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Old 01-16-2016, 08:21 AM   #61
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He might have lost his appetite if he knew it was going to be his last meal. Not sure what I'd do if I knew I only had hours to live, but eating probably wouldn't be high on my list.
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I highly doubt that as one's lights are going out any consideration of the last meal's quality is considered.
Dad's point was that you should live as well as you can each day.

As the 80's band Shooting Star once wrote: "Today could be your last chance to be good to yourself..."

Uncle was a miser who could've afforded a great meal every day...his last meal on earth was a crappy Chop Suey sandwich and a can of Coke. What a sad way to leave.
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Old 01-16-2016, 08:26 AM   #62
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So, will RBS make a "Buy everything!" announcement? At a price lower than the ones when they said "Sell everything!" Somehow I have my doubts.




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When I see this type of volatility, it makes me suspect institutional traders are playing a role in driving the market down to get the weak hands to sell, so they can buy back at lower levels. At least the US economy does not yet smack of recession, so I am not ready to panic from this correction. It would only take OPEC cutting output or another form of disruption in the oil supply chain to make things take off again, although that sounds almost counter-intuitive.
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Old 01-16-2016, 08:58 AM   #63
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When I see this type of volatility, it makes me suspect institutional traders are playing a role in driving the market down to get the weak hands to sell, so they can buy back at lower levels. At least the US economy does not yet smack of recession, so I am not ready to panic from this correction. It would only take OPEC cutting output or another form of disruption in the oil supply chain to make things take off again, although that sounds almost counter-intuitive.
Actually, I think the institutional traders drove the markets way up with the "Fed put" of QE and low rates. Now that the party is over, some of the hot air is coming out of the balloon. Oil price crash helped spur this on, as has China representing slowing global growth. To me the current action just says the US equity markets got way ahead of themselves.
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Old 01-16-2016, 11:03 AM   #64
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Actually, I think the institutional traders drove the markets way up with the "Fed put" of QE and low rates. Now that the party is over, some of the hot air is coming out of the balloon. Oil price crash helped spur this on, as has China representing slowing global growth. To me the current action just says the US equity markets got way ahead of themselves.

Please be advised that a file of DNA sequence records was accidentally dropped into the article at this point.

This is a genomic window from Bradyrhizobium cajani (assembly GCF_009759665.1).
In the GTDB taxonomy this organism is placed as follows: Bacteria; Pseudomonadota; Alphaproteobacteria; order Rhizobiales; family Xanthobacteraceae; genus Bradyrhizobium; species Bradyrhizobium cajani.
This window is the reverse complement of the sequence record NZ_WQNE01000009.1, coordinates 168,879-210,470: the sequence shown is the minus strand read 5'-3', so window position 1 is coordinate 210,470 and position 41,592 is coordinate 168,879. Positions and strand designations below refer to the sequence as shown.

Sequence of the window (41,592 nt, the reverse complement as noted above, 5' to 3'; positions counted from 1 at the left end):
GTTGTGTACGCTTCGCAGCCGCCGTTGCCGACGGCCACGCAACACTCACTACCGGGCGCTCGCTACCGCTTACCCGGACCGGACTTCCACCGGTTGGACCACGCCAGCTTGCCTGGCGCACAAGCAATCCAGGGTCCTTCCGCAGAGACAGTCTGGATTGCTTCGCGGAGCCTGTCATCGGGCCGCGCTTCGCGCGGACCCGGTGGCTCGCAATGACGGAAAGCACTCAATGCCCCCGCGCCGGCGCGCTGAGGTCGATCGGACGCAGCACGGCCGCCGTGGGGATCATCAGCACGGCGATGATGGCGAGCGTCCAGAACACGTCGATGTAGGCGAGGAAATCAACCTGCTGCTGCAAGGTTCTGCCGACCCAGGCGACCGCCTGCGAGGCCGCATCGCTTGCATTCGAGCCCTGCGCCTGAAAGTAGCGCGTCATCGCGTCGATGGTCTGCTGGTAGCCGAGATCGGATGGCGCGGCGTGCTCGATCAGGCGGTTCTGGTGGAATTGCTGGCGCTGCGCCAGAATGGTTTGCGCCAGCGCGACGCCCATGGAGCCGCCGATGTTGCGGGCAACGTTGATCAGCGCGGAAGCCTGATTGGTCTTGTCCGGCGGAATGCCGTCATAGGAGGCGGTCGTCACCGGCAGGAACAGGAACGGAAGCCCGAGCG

Yes, but they work it both up and down, which can lead the average joe investor to make bad decisions and certainly the Fed is culpable as well.
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Old 01-16-2016, 12:43 PM   #65
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When I see this type of volatility, it makes me suspect institutional traders are playing a role in driving the market down to get the weak hands to sell, so they can buy back at lower levels....
I've often wondered the same thing. Nobody makes money in a stagnant market and the heavyweights are certainly in a position where they can influence a rise or fall. I'm just hoping the fund managers for the Vanguard funds I have are players on the field rather than observers in the stadium and are snatching up the good deals right now.
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Old 01-16-2016, 01:07 PM   #66
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Actually, I think the institutional traders drove the markets way up with the "Fed put" of QE and low rates. Now that the party is over, some of the hot air is coming out of the balloon. Oil price crash helped spur this on, as has China representing slowing global growth. To me the current action just says the US equity markets got way ahead of themselves.
+1. Totally agree with you, Audrey. Everyone is talking about China and oil as the cause for this, but in my view they merely acted as catalysts.......the real driving force behind this drop is that the markets got way ahead of themselves because of the actions of the FED these last 7-8 years.
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Old 01-16-2016, 01:19 PM   #67
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Institutional traders are just as likely to be caught leaning the wrong way. When they get out of their bad positions, it often causes a lot of market turmoil.
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Old 01-16-2016, 01:56 PM   #68
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... To me the current action just says the US equity markets got way ahead of themselves.
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+1. Totally agree with you, Audrey. Everyone is talking about China and oil as the cause for this, but in my view they merely acted as catalysts.......the real driving force behind this drop is that the markets got way ahead of themselves because of the actions of the FED these last 7-8 years.
So, are we now agreeing with Shiller when he said the US market was (is still?) overvalued?
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Old 01-16-2016, 02:02 PM   #69
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So, are we now agreeing with Shiller when he said the US market was (is still?) overvalued?
He probably thinks it's way more overvalued than I do. He probably thinks early 2009 levels were fairly valued, but all of the recovery was overvalued, just like the entire period from 1990.
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Old 01-16-2016, 02:05 PM   #70